*Originally published by Surescripts
Purpose: To provide guidance and best practices to EHR technology partners and their end-users on creating high-quality prescription directions.
Description: The National Council for Prescription Drug Programs (NCPDP) SCRIPT Version 10.6 allows the transmission of patient directions within the Directions field of a new electronic prescription. This Directions field is intended to convey the prescriber’s instructions for using or administering the medication/therapy assigned and can accommodate up to 140-alphanumeric characters.
Ensuring that the instructions provided by the prescriber are complete, unambiguous, and non-contradictory is critically important for ensuring that the prescription is processed accurately and in accordance with the prescriber’s intent.
Below are best practices that have been developed to assist in the construction of complete, non-contradictory, and clear patient directions:
Ensure that Directions are complete and accurate
• All information in the Sig must be accurate, complete, and include all the required components written in the following order: action, dose, dose units, route, frequency, and finally auxiliary information.
o The exception to this syntax is Sigs which simply state “Take/Use as Directed/Instructed as per manufacturer labeling.”
• Information within the Sig must not conflict with itself
Example: Use “Take 1 tablet by mouth daily” instead of just “Daily.”
Always qualify “…as Directed” with a source
• Statements such as “Take as directed” and “Use as instructed” should only be used when followed by a source that clearly dictates to the patient where or from whom they can obtain the specific directions.
• If a Sig builder tool is used, ensure that prescribers enter the specific source of the instruction after selecting the “Take/Use as directed/instructed” option before they can proceed with finalizing the e-prescription.
Example: Use “Use as instructed per instructions on package” instead of “Use as instructed.”
Always qualify “PRN (as needed)” with an indication
• The use of “PRN” (i.e. “as needed”) should only be used in conjunction with an indication.
• For all other non-PRN directions, inclusion of an indication is also recommended; alternatively, there is also a designated structured field for Diagnosis, in which ICD-10 codes may be used to communicate the appropriate diagnosis or indication relevant for the prescribed product
• If a Sig builder tool is used, ensure that the Sig builder tool requires prescribers to enter the specific indication or conditions for PRN use if the prescriber selects a “PRN” frequency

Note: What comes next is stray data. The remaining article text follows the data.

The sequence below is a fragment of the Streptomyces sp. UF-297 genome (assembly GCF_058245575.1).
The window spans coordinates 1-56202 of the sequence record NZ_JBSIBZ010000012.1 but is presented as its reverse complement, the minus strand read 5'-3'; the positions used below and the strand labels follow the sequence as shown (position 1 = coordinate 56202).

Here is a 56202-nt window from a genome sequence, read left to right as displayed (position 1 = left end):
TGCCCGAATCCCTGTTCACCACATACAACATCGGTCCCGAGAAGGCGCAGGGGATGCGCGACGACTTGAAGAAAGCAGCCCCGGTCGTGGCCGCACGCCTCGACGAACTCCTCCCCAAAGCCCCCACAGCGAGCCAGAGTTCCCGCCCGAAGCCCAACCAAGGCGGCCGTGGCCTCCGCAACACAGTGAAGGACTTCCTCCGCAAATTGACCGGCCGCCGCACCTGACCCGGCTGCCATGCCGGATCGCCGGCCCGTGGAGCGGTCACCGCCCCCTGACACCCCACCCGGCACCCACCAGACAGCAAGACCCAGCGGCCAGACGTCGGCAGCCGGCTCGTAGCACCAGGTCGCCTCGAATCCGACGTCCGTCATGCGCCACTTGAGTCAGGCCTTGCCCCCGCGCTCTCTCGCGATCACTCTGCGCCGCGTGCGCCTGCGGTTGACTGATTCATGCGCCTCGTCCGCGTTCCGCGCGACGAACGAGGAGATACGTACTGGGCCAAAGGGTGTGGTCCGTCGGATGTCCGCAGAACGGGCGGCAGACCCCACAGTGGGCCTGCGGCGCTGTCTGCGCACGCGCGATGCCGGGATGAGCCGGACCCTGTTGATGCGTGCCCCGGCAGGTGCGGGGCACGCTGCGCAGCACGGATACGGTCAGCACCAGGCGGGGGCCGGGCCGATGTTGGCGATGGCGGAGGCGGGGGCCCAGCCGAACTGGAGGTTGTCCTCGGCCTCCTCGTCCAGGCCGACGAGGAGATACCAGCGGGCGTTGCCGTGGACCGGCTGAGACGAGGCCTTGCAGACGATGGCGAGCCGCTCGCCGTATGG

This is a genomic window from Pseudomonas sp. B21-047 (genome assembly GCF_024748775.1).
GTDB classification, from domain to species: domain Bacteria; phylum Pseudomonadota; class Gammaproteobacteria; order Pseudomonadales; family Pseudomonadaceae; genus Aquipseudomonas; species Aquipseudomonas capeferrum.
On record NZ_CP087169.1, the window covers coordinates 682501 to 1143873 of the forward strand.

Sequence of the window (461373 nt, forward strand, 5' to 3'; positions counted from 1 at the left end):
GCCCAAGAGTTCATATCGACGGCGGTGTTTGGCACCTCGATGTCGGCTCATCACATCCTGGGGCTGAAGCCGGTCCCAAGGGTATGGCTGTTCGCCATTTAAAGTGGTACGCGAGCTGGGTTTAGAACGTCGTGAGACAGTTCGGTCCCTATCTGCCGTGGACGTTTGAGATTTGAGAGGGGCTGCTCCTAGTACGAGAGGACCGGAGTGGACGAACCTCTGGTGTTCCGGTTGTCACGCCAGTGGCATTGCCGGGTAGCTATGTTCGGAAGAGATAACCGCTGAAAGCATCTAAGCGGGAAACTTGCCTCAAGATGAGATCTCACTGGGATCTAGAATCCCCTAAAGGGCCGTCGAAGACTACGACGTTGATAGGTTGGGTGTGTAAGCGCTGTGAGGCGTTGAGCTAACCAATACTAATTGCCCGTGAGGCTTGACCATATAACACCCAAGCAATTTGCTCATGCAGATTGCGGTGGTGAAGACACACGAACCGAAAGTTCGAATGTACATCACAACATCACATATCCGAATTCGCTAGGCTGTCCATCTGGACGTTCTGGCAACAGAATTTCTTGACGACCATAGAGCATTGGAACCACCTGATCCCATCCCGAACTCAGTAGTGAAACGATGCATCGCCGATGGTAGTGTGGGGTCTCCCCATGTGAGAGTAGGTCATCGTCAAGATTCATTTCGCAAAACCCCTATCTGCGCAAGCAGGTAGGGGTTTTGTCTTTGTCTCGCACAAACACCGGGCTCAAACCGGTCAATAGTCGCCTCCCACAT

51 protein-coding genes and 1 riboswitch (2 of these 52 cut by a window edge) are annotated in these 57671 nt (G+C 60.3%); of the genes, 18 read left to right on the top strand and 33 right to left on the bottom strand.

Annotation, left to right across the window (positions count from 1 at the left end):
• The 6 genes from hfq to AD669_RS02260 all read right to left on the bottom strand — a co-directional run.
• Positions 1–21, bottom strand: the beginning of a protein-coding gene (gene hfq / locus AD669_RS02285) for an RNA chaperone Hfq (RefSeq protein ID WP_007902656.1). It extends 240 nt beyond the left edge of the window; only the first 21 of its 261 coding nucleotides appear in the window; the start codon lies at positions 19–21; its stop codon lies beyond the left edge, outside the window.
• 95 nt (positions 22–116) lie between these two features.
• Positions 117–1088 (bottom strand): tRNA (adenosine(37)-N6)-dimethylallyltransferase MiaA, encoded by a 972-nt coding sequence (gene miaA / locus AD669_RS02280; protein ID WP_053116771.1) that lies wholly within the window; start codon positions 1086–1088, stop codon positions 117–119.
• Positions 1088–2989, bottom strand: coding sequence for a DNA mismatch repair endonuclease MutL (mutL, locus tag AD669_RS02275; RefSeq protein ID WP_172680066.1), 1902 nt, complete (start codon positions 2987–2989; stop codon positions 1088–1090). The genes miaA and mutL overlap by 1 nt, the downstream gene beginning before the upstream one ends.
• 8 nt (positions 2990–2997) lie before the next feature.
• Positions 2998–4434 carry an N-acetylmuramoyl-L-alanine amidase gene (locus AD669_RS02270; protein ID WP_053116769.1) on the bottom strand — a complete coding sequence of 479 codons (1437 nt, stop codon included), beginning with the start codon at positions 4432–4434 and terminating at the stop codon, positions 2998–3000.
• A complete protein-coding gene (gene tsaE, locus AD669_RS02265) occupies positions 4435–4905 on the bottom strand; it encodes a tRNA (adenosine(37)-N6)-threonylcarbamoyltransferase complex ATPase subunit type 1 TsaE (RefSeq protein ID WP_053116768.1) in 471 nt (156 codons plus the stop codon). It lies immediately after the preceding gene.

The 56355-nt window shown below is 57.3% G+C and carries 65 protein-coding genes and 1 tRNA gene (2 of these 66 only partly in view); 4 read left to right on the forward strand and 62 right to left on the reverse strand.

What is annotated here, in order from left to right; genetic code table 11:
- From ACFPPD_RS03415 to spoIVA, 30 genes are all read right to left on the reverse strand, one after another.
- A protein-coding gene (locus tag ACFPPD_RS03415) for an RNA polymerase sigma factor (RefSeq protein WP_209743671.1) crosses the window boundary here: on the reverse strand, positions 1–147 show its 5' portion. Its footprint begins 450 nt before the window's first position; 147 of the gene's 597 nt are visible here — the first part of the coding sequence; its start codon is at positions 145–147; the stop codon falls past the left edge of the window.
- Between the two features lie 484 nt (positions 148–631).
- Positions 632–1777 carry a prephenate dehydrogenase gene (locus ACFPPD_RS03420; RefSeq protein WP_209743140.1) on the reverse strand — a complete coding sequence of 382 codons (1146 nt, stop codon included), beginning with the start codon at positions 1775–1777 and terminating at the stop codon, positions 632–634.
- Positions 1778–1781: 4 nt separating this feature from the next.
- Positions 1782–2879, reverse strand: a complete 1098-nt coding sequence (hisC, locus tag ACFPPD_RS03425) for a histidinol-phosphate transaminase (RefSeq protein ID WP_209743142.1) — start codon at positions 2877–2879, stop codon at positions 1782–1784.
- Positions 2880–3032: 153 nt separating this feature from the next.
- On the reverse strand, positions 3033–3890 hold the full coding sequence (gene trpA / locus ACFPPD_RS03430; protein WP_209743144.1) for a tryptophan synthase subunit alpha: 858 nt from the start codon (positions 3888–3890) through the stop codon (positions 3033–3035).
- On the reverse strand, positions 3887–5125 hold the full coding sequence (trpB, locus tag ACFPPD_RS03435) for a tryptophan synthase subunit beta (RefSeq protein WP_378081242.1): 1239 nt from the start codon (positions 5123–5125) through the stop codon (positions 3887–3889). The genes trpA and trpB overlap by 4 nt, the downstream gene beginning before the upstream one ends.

Example: Use “Take 1 tablet by mouth every 4 hours as needed for mild to moderate pain” instead of “Take 1 tablet by mouth every 4 hours as needed.”
Always specify the Duration of Therapy for Acute Treatments
• Duration of therapy should only be specified for medications for acute treatments with a defined length of therapy, e.g., antibiotics.
Avoid Abbreviations, Acronyms or Symbols
• ISMP (Institute for Safe Medication Practices) provides the complete list of Error-Prone Abbreviations, Symbols, and Dose Designations that should never be used in a prescription
• If the use of Latin abbreviations is desired, the system should include the ability to expand Latin abbreviations into plain English text via keystroke accelerators. The expanded text form of the Sig should be displayed to the prescriber to ensure correct transition from abbreviations to full text
Example: Use “Instill 1 drop into both eyes once daily” instead of “1 gtt ou qd.”
Never Truncate or Split Directions between multiple fields
• If the patient directions are being transmitted exceeds the 140-character limit, it should be communicated by other means, e.g. as a fax or printed handout
• Sig information should not be written into the Notes field if it exceeds the 140-character limit.
Send only Patient Directions (Sig) within the Directions field
• The Sig should not contain information for which another designated field exists in the SCRIPT standard (e.g. the Sig should never include the quantity, drug name, NDC or RxCUI values, or Notes to pharmacists, etc.)
Example: Use “Take 1 tablet by mouth once daily” instead of “Take 1 tablet by mouth once daily. Dispense #30, 3 Refills, Thank you.”
Call to Action
• For additional information, kindly access the updated Surescripts Guidelines document here
• Prescriber Training – Please leverage these best practices to enhance end-user training documents/materials to promote accurate and complete patient directions being transmitted within e-prescriptions
• Software/UI Enhancements – Please also update and develop software and/or user interface (UI) enhancements to ensure accurate and complete patient directions are transmitted within e-prescriptions
For additional information or to learn more about the Surescripts Quality Management Program please contact Surescripts Quality Management at firstname.lastname@example.org.